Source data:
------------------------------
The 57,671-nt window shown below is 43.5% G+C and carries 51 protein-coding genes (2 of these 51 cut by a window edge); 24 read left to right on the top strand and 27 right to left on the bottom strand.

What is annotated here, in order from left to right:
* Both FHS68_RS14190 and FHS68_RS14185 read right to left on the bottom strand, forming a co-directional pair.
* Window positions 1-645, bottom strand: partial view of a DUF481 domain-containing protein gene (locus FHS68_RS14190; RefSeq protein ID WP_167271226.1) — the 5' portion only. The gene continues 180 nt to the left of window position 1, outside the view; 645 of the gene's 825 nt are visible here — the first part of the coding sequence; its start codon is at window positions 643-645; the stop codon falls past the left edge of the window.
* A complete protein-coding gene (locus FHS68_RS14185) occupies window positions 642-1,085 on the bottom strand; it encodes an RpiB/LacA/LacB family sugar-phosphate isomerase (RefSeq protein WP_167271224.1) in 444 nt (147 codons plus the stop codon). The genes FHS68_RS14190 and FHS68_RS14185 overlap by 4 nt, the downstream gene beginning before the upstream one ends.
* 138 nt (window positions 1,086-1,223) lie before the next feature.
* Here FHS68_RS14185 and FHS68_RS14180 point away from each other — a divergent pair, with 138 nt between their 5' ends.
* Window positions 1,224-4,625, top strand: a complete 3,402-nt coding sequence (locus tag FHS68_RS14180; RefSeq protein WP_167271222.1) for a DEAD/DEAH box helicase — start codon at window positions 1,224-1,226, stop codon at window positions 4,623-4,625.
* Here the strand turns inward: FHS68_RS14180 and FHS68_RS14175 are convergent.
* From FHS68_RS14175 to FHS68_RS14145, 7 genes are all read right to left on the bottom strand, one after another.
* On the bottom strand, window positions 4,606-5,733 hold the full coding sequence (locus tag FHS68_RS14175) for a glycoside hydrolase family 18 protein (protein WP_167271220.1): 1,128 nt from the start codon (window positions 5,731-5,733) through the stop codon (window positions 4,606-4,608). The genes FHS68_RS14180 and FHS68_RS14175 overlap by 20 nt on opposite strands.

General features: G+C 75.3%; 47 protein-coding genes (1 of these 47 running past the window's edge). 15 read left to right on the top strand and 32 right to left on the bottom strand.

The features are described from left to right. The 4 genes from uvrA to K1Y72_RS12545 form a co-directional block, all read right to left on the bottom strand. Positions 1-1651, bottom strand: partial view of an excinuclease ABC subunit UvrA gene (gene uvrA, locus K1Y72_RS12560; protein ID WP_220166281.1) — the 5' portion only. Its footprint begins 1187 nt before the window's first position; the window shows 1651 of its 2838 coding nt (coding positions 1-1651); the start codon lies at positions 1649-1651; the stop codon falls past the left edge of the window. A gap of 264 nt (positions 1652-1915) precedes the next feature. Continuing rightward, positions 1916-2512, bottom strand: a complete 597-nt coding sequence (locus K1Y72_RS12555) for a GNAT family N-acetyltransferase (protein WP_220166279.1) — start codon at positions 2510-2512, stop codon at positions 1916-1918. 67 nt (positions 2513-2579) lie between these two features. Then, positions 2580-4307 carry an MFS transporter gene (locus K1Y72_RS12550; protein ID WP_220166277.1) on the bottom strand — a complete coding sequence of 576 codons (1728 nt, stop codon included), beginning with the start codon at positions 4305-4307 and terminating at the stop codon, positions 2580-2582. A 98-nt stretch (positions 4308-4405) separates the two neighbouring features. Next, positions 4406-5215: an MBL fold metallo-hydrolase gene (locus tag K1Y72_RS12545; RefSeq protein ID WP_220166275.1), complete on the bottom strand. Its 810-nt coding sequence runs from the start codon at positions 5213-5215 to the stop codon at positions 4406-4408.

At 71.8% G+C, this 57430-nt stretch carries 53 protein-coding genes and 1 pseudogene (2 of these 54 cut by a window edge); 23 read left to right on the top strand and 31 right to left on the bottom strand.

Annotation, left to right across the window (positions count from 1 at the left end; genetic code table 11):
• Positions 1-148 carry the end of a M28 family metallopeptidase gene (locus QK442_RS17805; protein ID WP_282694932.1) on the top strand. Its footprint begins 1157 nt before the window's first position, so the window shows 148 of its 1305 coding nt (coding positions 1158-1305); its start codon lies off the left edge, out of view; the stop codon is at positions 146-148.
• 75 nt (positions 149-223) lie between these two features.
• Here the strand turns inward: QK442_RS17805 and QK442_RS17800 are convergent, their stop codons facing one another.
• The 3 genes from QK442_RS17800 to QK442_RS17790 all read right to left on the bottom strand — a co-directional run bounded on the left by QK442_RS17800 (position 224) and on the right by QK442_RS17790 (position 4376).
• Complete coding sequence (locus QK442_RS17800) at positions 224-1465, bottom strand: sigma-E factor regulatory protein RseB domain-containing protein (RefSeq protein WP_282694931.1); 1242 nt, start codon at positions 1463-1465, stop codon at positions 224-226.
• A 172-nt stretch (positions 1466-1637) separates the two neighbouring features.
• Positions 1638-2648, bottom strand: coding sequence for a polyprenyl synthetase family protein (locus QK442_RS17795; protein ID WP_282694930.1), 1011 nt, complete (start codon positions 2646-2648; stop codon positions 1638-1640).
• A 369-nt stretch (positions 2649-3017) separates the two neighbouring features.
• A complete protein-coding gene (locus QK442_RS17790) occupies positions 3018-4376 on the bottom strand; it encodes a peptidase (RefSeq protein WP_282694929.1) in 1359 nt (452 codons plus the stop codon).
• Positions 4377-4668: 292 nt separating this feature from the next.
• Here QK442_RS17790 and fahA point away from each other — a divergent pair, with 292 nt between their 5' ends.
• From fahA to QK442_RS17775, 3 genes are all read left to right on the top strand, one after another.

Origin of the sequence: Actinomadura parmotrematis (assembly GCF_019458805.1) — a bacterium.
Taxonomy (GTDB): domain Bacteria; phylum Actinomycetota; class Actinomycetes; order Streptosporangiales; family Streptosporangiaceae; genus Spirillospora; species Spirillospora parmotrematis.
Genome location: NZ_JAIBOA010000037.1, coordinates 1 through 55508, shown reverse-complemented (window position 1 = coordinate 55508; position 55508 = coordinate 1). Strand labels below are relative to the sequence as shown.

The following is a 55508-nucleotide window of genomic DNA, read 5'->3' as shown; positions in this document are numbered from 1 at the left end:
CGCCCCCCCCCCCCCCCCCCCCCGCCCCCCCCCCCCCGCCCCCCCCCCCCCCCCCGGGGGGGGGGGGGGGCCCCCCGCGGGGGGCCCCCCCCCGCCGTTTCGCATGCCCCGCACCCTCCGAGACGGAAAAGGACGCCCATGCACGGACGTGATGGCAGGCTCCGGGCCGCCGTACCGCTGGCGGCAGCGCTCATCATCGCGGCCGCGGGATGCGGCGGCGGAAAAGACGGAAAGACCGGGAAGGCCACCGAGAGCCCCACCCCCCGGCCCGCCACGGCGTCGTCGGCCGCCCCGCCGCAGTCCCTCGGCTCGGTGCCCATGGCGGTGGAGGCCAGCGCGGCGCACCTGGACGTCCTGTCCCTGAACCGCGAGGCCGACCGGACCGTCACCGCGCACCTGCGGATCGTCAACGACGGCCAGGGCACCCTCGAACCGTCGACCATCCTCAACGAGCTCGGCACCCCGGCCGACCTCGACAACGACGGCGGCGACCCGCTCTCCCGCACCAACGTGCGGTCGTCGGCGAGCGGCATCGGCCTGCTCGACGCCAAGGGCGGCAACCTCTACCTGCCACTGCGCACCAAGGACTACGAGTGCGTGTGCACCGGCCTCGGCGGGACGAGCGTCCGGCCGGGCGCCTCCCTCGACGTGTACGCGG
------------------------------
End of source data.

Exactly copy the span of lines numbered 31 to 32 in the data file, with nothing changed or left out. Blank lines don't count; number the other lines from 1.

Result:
The following is a 55508-nucleotide window of genomic DNA, read 5'->3' as shown; positions in this document are numbered from 1 at the left end:
CGCCCCCCCCCCCCCCCCCCCCCGCCCCCCCCCCCCCGCCCCCCCCCCCCCCCCCGGGGGGGGGGGGGGGCCCCCCGCGGGGGGCCCCCCCCCGCCGTTTCGCATGCCCCGCACCCTCCGAGACGGAAAAGGACGCCCATGCACGGACGTGATGGCAGGCTCCGGGCCGCCGTACCGCTGGCGGCAGCGCTCATCATCGCGGCCGCGGGATGCGGCGGCGGAAAAGACGGAAAGACCGGGAAGGCCACCGAGAGCCCCACCCCCCGGCCCGCCACGGCGTCGTCGGCCGCCCCGCCGCAGTCCCTCGGCTCGGTGCCCATGGCGGTGGAGGCCAGCGCGGCGCACCTGGACGTCCTGTCCCTGAACCGCGAGGCCGACCGGACCGTCACCGCGCACCTGCGGATCGTCAACGACGGCCAGGGCACCCTCGAACCGTCGACCATCCTCAACGAGCTCGGCACCCCGGCCGACCTCGACAACGACGGCGGCGACCCGCTCTCCCGCACCAACGTGCGGTCGTCGGCGAGCGGCATCGGCCTGCTCGACGCCAAGGGCGGCAACCTCTACCTGCCACTGCGCACCAAGGACTACGAGTGCGTGTGCACCGGCCTCGGCGGGACGAGCGTCCGGCCGGGCGCCTCCCTCGACGTGTACGCGG